ANDY MORRISON Enlarge
Attention, procrastinators: It's not too late to get out and see fall color.
You're probably right on time — maybe even early for a change.
Professional leaf watchers in Ohio and Michigan say the annual color show is running one to two weeks behind the usual schedule. They cite slight drought in some areas, and warmer-than-average September temperatures in others.
Early October conditions were perfect for producing brilliant foliage, said Casey Munchel, fall color forester for the Ohio Department of Natural Resources — “bright, sunny days and cool but not freezing nights. ... We want that to continue as long as possible, because that's going to provide the most vibrancy. We don't want a hard frost because that will cause the leaves to die and fall off.”
Gusty winds and heavy rain also can strip leaves prematurely from trees.
In our area, leaf colors are changing to near peak. Through the first week of November, ODNR will post weekly color updates on its Web site, ohiodnr.com. The department has introduced an online “Hit the Road” feature this year that maps out 32 drives that offer good autumn views. Nearby state parks, forests, wildlife areas, and nature preserves are identified for those who want closer looks.
Another source of information for leaf lovers is the Ohio Tourism Division's Web site, discoverohio.com. Click on the “Autumn Adventures” icon.
In Michigan, “We are having a little bit of a strange autumn.
The Upper Peninsula stayed warm a little longer than normal while the northern Lower Peninsula was colder,” said Kirsten Borgstrom of Travel Michigan.
That means the UP could have peak color now, while some parts of the state that normally are in full color are already fading. The agency provides fall color updates and other information at michigan.org.
Dave Lorenz, another spokesman for Travel Michigan, predicted that leaf watchers who take to the road today in southern Michigan will see trees at 70 to 80 percent color.
Ditch the itinerary and follow the leaves, he suggested.
“Find some of those back-country roads and little towns.
... This is the time to do that kind of travel,” he said.
But you don't have to travel far.
At the Metroparks of the Toledo Area, a fall color tram tour will roll through Secor Metropark at 12:30 and 3:30 p.m. Oct. 25. The fee is $5 per person, and reservations are required: 419-407-9700 or metroparkstoledo.com.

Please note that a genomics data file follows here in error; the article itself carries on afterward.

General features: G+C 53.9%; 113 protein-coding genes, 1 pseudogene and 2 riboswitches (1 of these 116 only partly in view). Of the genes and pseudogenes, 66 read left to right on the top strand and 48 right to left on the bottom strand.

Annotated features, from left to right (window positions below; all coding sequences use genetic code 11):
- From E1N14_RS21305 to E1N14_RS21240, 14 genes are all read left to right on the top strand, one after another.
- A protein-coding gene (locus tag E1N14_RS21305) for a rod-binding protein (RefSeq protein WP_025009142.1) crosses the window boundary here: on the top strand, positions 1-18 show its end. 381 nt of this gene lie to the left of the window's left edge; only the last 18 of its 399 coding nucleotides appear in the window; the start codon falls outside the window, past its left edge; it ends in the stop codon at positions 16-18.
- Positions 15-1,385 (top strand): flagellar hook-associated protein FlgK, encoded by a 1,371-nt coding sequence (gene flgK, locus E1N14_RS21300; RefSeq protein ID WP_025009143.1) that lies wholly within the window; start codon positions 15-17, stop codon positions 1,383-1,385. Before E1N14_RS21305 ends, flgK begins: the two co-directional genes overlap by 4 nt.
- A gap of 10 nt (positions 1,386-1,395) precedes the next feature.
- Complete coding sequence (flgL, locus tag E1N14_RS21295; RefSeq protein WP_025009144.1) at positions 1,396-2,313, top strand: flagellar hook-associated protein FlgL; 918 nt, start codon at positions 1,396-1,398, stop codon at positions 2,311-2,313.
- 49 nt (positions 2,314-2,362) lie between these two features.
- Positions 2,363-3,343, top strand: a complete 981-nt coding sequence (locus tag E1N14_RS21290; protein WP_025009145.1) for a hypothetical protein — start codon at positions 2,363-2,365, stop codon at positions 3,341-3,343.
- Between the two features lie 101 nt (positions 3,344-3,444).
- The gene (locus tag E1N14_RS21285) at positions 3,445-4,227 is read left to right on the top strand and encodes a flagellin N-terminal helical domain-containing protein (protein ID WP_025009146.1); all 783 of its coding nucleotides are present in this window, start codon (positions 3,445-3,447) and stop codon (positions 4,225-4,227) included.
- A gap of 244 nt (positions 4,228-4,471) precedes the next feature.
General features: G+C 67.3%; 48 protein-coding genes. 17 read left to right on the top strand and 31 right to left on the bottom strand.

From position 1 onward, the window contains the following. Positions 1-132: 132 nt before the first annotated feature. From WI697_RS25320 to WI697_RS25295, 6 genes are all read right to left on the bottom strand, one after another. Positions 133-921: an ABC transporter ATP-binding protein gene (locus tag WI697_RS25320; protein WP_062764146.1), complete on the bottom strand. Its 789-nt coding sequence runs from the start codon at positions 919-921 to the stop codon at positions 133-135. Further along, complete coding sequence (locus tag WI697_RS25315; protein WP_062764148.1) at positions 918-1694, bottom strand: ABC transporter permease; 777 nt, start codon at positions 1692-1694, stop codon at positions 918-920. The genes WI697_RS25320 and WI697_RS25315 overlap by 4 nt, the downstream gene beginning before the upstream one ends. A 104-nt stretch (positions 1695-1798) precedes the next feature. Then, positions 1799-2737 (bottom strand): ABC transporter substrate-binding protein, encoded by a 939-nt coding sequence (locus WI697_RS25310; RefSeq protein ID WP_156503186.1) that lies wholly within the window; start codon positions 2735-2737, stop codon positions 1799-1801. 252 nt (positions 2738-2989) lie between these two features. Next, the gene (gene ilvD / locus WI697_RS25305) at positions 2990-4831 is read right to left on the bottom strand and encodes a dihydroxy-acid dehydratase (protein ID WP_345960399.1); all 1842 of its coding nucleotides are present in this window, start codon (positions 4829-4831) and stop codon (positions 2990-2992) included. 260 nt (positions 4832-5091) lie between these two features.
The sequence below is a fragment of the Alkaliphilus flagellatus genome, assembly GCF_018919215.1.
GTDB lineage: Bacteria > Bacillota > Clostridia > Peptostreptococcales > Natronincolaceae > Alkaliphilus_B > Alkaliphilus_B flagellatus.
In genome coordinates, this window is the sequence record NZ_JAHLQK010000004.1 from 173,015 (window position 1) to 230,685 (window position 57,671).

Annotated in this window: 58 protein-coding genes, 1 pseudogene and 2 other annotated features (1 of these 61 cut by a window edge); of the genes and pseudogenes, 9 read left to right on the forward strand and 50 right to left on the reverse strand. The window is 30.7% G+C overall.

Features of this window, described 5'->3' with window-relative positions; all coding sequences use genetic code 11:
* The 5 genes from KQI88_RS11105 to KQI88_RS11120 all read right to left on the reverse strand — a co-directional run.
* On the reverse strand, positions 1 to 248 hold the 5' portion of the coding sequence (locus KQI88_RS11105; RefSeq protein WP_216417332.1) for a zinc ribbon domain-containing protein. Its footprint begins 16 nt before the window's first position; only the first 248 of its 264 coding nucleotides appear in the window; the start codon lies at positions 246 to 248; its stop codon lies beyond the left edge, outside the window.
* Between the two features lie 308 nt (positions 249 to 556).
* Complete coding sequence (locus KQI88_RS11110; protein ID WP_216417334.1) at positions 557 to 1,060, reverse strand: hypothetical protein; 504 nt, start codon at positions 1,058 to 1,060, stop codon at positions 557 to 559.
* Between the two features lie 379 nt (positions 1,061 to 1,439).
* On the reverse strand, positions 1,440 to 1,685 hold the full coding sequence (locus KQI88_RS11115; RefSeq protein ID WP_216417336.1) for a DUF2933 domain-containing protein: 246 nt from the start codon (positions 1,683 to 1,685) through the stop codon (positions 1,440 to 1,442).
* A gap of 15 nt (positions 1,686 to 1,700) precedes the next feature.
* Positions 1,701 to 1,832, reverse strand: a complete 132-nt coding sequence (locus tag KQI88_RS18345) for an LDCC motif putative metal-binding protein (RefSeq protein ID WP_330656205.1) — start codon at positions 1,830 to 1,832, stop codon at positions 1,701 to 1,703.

At Side Cut Metropark, the 12-passenger, wheelchairaccessible tram that's been running since May will wrap up the season this month. Riders can view fall color at 10 a.m. and 11:30 a.m. Tuesday and Oct. 27. The fee is $2; reservations are required.
At 5 p.m. today and Oct. 25, a Metroparks naturalist will guide walkers through Wildwood Preserve Metropark. It's free, and no reservations are needed.
For those who want to set their own time and place,
Metroparks naturalist Bob Jacksy has several suggestions:
At Oak Openings Preserve Metropark, the 1.7-mile Red Trail, which starts at the Beuhner Center at Mallard Lake.
Or drive down Wilkins Road toward the Oak Openings lodge and admire foliage in the trees and on the ground, where wild blueberry bushes grow.
Bicyclists can take the Wabash Cannonball Trail that goes through the park east to west, or hop on a 5.3-mile loop gravel trail at the lodge or Mallard Lake.
At Side Cut Metropark, see maples and burning bush from the riverview parking lot.
Head for the Packer-Hammersmith Center in the middle of Pearson Metropark to see the bright yellow leaves of black maples.
Wildwood Preserve Metropark offers a blast of color behind the Visitors Center and the Manor House. The bridge over the ravine behind the house is a nice place to pause.
Swan Creek Preserve Metropark's 1.3-mile Orange Trail loop, accessible from either the Airport Highway or Glendale Avenue park entrances, passes through a meadow that's rimmed with trees. “It's one of the most colorful places in the parks,” Mr. Jacksy said.
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